The BBC has been forced to defend the licence fee this week after coming under pressure from the Government to evolve or go bust.
Culture Secretary Nicky Morgan has signalled the possible end of the TV licence fee, which underpins funding of the almost 100-year-old broadcaster, saying the current regime will be open-minded about the future of it beyond the existing Charter period.
There has also been talks about whether the evasion of the TV licence should be decriminalised, which could impact the bottom line of the broadcaster.
License fee hike
Earlier this week it was announced that the cost of the annual television licence fee will increase from £154.50 to £157.50 from April 1.
The fee is set by the Government, which announced in 2016 that it would rise in line with inflation for five years from April 2017.
The new cost equates to £3.02 per week – or £13.13 per month, according to the broadcaster, and works out significantly more expensive than Netflix or Amazon Prime memberships, which currently cost £96.88 and £79 per year respectively.
Why do we have a licence fee?
Culture Minister Nigel Adams today argued that many young people don’t understand why they should pay for the BBC when they do not use it.
He said there needs to be a much wider and broader conversation going forward beyond 2027 as to whether the licence fee model is the correct model, with others suggesting it could adopt a subscription model instead.
The money generated from license fees is used to fund public service broadcasting – which should “act in the public interest” by providing “impartial, high-quality and distinctive” content to “inform, educate and entertain” all audiences.
It therefore pays for BBC shows and services – including TV, radio, the BBC website, podcasts, iPlayer and apps, but there are several arguments around whether it is good value for money.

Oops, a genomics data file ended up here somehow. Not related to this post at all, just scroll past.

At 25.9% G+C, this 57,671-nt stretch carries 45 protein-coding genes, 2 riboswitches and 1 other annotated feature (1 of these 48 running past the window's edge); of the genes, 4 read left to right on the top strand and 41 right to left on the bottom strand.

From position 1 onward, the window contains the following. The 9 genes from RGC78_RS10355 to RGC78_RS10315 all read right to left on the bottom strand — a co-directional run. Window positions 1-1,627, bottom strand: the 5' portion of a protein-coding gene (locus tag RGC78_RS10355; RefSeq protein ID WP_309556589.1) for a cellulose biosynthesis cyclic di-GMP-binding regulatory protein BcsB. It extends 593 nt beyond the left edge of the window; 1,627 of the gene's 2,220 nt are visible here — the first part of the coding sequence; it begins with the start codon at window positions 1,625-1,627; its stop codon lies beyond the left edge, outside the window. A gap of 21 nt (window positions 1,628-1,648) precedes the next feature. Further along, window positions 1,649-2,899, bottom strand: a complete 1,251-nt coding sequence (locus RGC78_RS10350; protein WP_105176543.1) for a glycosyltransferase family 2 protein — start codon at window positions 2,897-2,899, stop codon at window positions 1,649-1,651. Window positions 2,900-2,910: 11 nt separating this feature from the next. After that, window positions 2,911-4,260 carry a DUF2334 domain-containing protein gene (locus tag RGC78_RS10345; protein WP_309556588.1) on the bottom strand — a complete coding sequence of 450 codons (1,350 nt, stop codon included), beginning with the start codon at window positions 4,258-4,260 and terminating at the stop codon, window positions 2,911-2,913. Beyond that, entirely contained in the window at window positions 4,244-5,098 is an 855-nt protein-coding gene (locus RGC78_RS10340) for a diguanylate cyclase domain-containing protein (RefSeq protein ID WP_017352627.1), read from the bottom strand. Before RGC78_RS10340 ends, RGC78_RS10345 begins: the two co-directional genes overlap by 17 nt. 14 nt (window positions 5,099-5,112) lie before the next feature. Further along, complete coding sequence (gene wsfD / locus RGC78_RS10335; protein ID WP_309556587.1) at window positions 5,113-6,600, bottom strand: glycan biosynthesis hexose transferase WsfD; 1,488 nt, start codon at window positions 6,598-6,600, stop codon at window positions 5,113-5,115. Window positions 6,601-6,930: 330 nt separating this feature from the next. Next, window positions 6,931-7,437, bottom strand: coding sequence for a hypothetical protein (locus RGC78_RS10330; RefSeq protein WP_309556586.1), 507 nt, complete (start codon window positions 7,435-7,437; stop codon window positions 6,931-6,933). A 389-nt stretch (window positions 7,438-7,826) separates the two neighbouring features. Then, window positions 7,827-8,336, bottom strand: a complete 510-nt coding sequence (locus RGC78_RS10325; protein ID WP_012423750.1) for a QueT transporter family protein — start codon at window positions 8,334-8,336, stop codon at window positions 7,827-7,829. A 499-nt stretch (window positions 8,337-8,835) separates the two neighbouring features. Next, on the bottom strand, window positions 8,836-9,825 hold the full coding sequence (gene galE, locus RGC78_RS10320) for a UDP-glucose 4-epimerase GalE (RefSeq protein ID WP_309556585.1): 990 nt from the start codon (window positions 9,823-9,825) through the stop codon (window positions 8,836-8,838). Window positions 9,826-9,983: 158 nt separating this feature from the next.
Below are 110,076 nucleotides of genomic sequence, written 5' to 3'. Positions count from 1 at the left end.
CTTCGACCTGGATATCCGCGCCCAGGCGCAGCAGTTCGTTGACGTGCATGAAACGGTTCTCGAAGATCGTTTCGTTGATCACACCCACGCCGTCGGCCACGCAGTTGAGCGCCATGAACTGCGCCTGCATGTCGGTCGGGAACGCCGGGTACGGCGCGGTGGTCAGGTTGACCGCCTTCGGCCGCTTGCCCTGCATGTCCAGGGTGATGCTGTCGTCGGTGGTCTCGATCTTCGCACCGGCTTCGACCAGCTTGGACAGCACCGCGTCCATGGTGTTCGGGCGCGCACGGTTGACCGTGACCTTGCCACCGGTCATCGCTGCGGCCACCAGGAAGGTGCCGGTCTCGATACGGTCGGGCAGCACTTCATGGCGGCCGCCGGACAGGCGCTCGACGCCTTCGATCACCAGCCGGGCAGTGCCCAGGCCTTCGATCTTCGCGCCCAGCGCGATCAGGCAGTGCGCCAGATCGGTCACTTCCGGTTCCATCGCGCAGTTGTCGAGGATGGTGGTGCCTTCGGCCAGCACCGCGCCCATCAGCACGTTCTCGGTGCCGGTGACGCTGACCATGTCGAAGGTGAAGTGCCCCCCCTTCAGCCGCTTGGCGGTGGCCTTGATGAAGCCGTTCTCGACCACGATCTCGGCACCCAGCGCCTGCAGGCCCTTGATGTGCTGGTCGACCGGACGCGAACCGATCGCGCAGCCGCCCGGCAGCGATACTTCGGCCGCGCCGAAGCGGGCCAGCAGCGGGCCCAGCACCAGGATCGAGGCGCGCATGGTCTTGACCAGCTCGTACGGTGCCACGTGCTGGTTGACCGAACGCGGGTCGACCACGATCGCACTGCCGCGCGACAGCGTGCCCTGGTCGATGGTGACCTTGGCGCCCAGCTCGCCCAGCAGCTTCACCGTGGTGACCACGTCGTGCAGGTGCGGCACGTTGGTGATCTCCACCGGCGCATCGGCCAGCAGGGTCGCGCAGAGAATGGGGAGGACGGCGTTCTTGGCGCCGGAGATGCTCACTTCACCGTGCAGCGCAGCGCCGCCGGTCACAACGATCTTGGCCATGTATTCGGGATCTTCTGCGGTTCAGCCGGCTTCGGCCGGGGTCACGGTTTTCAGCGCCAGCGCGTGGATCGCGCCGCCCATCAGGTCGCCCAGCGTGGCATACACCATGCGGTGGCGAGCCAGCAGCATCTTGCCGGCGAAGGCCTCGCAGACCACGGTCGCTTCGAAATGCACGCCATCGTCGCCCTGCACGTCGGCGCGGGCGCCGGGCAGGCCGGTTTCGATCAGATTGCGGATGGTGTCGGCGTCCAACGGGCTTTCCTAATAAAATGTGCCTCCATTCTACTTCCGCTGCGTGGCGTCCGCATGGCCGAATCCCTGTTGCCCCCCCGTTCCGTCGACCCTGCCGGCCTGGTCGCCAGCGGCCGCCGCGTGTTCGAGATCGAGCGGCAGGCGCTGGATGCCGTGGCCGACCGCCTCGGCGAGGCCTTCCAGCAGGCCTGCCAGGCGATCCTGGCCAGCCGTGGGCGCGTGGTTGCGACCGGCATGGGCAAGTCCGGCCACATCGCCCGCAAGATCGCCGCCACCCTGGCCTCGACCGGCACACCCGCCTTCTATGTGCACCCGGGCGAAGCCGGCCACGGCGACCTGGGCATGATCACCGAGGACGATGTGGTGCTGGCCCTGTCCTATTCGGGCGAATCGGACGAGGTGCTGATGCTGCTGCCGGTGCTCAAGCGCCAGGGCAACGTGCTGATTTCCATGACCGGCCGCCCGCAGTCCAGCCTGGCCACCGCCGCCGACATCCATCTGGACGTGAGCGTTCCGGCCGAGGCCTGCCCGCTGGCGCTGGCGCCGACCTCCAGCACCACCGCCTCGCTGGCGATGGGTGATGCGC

Arguments for the licence fee
Those in favour of the license fee argue that the BBC is a bastion of the UK’s democracy, culture and identity, and should be protected.
As it is publically funded it is protected from the daily ebb and flow of party politics which has come to dominate the media elsewhere, with factionalism and biased news agendas becoming commonplace within the market.
Many people argue the BBC also produces good quality content that may otherwise fail to exist.
Former minister Chris Bryant today pointed out that “nothing in life is free.
“Gavin And Stacey doesn’t come for free, Strictly doesn’t come for free, Sherlock, any of the great drama, comedy or documentaries from the BBC – none of that comes for free.
“It comes free-to-air as everybody pays in and everybody gets something in return.”
Arguments against the licence fee
But opponents of the licence fee argue that it is increasingly poor value for money.
Commentators on both side of the political divide have raised questions over its impartiality over the past few years, particularly in relation to the Brexit debate and General Elections.
Labour MP Andy McDonald accused the broadcaster of ‘consciously’ playing a part in Labour’s defeat in December’s election, saying he’s “very worried about our public service broadcaster”.
But according to the BBC’s complaints log, thousands more people accused the corporation of bias against the Conservatives than against Labour in the weeks before the December 12 vote.
Others have also argued that the move to digital television has significantly altered the landscape, with a plethora of high-quality programming now to be found outside free-to-air television.
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